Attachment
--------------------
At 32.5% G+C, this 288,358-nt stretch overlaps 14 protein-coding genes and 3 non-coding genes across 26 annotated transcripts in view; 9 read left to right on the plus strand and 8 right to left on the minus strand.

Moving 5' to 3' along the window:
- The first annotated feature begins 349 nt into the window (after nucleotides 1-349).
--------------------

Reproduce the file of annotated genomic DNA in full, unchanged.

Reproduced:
At 32.5% G+C, this 288,358-nt stretch overlaps 14 protein-coding genes and 3 non-coding genes across 26 annotated transcripts in view; 9 read left to right on the plus strand and 8 right to left on the minus strand.

Moving 5' to 3' along the window:
- The first annotated feature begins 349 nt into the window (after nucleotides 1-349).